In December 2013, when the parties agreed that the adversary proceedings could be dismissed, the estate’s coffers contained enough cash to pay all projected administrative expenses and all unsecured creditors with interest, leaving hundreds of thousands of dollars to return to Price as Macco’s sole shareholder. As of September 17, 2015, however, the estate’s liquid assets totaled $989,915.00 while its unpaid allowed administrative expenses reached $1,011,622.18. See Trustee Exhibit 1. The estate has incurred substantial additional expenses that have not yet been applied for. Id. And as of the date of this order, the estate continues to incur professional fees to, among other things, defend eight appeals recently filed by Price and McGinnis. The Court finds that the estate is indisputably underwater, and the unsecured and administrative claims — allowed, accrued, and accruing — have no chance of being satisfied if the claims asserted in this and other adversary proceedings are dismissed.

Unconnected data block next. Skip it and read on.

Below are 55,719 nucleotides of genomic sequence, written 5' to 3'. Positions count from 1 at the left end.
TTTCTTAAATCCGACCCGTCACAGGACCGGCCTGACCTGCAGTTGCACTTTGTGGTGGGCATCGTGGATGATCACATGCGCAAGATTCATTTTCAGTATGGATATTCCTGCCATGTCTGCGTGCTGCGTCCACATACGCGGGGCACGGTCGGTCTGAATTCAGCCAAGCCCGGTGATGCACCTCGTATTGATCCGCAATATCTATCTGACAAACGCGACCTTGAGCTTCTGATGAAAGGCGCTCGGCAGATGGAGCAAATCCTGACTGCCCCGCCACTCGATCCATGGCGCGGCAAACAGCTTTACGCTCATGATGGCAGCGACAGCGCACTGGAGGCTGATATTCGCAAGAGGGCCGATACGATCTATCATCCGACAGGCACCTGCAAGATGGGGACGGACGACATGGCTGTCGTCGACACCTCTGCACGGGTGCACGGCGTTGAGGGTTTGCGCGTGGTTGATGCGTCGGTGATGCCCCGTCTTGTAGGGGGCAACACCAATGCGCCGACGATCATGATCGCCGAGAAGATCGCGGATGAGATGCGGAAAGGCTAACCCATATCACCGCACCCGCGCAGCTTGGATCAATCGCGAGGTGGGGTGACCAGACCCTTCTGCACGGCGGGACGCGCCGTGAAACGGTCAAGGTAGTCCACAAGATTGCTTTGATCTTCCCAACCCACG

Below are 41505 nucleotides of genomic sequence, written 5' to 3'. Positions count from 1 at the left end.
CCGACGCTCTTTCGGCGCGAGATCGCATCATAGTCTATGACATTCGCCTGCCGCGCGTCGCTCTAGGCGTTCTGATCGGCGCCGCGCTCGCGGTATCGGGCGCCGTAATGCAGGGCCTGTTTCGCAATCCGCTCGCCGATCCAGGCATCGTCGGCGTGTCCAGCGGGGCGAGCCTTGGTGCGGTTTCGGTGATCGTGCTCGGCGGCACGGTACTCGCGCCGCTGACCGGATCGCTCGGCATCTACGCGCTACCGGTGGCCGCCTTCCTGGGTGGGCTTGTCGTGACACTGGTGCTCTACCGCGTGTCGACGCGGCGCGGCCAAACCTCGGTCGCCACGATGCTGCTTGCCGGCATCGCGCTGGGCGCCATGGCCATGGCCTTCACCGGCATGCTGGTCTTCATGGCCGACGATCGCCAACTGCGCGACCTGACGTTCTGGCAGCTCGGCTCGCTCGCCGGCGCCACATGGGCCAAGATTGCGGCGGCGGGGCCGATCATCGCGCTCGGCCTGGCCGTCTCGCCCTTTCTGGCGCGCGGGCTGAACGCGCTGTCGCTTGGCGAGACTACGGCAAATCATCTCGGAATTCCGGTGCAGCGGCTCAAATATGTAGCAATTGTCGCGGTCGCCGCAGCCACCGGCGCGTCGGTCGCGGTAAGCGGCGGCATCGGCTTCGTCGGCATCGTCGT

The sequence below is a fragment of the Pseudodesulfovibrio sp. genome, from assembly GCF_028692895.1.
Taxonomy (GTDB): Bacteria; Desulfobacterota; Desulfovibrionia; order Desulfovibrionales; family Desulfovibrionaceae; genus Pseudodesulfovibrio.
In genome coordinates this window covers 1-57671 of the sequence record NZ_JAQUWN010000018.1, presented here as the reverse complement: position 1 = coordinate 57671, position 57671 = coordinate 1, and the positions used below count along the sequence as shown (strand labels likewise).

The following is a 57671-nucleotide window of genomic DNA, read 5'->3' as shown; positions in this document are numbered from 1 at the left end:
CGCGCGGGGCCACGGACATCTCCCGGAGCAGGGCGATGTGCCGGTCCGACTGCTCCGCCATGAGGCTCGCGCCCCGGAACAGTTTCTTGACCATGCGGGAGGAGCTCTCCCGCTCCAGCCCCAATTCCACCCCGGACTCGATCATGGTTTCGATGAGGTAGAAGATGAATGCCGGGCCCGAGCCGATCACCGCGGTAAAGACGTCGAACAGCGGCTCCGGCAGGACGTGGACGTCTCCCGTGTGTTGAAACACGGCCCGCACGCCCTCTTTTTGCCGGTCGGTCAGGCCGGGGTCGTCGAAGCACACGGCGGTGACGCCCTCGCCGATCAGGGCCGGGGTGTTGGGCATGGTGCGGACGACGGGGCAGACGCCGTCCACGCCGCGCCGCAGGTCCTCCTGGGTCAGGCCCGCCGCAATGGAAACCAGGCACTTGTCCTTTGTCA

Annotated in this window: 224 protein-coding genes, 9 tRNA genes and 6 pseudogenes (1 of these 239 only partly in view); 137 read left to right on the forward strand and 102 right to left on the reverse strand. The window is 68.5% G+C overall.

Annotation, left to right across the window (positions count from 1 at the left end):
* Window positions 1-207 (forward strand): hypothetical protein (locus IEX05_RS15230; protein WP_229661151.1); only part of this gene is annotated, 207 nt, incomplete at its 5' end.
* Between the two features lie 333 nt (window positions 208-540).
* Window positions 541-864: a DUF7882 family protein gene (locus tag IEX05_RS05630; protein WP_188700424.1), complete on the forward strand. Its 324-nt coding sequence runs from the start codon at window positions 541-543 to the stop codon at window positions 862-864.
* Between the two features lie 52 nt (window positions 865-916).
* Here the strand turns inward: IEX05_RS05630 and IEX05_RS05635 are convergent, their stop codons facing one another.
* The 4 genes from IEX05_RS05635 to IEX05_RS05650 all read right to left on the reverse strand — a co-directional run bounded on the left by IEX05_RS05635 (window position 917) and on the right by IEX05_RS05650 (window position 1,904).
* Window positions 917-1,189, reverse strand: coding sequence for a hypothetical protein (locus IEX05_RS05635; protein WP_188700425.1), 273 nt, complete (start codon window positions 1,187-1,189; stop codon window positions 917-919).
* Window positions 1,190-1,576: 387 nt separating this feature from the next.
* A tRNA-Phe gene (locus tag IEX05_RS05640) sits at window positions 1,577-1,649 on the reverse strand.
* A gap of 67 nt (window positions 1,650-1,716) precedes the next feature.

The Court concludes that the agreement to dismiss the adversary proceeding is not fair, equitable, or in the best interests of the estate. Dismissal of the Claims would benefit only Farm and McGinnis, and would unfairly prejudice unsecured and administrative expense claimants. Accordingly, the Joint Motion to Dismiss is denied.


[1] Cobblestone and Hill, as unsecured creditors, intervened in this proceeding for the sole purpose of opposing dismissal.